It was a typical winter day — cold. Temperatures in Irbit occasionally reached the point at which Fahrenheit and Celsius become indistinguishable. On the other side of the Ural Mountains, the invincible horde had been met by an indomitable will. At the end of the monumental battle, a quarter million invincibles surrendered at Stalingrad. It marked the end of the pathogenic explosion. Its implosive eradication had begun.
A mother was rushing, with toddler in tow, to the wartime mall, the black market, where the Russian people bartered for necessities. She had dressed her son warmly: long woolly underwear; pants; shirt and sweater; an overcoat with mittens; a hat with ear flaps; and little boots made of felt. The felt was effective because the temperature was too low for snow to melt and make the felt wet. His father had recently demonstrated the fascinating way in which saliva turned to ice before it reached the ground with a clink.
The little boy stopped walking to complain about some minor discomfort. His mother’s hasty effort in dressing him for her important errand had been less than his fastidiousness required. In her agitation, she started spanking him, a very unusual response from her. But suddenly she stopped.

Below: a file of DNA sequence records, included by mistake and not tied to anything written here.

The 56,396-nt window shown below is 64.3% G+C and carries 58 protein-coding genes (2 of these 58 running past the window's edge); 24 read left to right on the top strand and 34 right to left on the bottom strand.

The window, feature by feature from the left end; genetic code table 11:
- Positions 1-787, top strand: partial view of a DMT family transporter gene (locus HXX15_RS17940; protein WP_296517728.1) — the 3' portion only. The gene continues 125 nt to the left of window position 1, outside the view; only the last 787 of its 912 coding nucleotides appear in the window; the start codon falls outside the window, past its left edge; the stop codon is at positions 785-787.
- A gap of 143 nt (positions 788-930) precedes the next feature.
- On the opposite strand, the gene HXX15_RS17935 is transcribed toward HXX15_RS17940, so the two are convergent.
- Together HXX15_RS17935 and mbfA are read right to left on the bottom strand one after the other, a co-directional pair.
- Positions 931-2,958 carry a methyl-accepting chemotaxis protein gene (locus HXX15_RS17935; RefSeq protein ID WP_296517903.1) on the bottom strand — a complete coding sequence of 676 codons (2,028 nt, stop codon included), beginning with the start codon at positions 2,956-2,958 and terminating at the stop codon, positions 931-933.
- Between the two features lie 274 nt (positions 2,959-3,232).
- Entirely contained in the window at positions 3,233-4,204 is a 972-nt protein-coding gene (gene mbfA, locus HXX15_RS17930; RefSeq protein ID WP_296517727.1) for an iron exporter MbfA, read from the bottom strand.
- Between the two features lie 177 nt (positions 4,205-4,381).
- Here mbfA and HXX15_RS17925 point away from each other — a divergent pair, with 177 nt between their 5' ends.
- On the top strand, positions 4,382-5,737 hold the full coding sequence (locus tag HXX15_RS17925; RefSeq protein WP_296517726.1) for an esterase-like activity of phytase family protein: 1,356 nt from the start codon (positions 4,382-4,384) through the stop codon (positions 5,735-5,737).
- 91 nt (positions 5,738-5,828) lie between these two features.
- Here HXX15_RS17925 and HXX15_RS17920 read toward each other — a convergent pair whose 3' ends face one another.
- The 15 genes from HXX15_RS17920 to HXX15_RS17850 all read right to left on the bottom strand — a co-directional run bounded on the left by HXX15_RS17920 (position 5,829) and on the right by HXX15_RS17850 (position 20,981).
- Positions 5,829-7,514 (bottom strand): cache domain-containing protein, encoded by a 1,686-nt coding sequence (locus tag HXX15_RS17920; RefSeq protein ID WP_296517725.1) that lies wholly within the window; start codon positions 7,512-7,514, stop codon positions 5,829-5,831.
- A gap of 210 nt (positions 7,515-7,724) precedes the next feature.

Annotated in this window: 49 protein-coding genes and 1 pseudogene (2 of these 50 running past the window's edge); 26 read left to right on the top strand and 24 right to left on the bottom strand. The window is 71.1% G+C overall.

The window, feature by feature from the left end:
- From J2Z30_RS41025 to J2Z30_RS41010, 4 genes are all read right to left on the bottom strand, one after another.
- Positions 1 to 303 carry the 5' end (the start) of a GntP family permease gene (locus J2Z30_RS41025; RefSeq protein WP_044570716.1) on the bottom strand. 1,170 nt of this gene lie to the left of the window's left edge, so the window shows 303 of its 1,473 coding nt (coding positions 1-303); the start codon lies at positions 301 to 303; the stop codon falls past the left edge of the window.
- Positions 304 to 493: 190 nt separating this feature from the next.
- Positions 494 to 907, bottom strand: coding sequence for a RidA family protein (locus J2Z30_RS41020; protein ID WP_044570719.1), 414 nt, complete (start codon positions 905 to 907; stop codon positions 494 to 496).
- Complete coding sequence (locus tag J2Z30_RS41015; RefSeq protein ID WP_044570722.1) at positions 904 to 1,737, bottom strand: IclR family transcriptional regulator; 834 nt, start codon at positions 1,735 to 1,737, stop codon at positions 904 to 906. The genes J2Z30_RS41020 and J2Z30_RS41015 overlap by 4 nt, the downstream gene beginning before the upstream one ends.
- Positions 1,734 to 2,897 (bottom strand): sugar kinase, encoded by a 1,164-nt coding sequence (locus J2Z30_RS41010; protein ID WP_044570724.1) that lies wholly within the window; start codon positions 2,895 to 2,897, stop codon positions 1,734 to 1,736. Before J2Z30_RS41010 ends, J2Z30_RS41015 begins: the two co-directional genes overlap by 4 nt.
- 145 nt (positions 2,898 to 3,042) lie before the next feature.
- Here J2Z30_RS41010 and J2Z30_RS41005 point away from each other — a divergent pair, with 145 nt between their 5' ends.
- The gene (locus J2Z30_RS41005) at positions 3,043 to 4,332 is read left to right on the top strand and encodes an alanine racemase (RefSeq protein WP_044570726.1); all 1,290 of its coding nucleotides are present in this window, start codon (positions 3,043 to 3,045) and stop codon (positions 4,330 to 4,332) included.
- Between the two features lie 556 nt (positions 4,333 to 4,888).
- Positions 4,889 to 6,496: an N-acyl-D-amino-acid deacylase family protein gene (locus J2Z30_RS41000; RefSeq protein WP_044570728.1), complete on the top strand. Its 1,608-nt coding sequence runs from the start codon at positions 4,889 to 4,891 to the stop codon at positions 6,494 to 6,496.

Advancing towards them was a disorganized column of misery guarded by army troops. The prisoners-of-war were shivering in the remnants of their warm-weather uniforms. Their heads down, icicles hung from the nostrils of the vanquished invaders. Tanya stared at the despised detritus shuffling past.
“That accursed nation of swine!” she exclaimed, as frozen spit punctuated the ground.
A mother was rushing, with toddler in tow, to the wartime mall.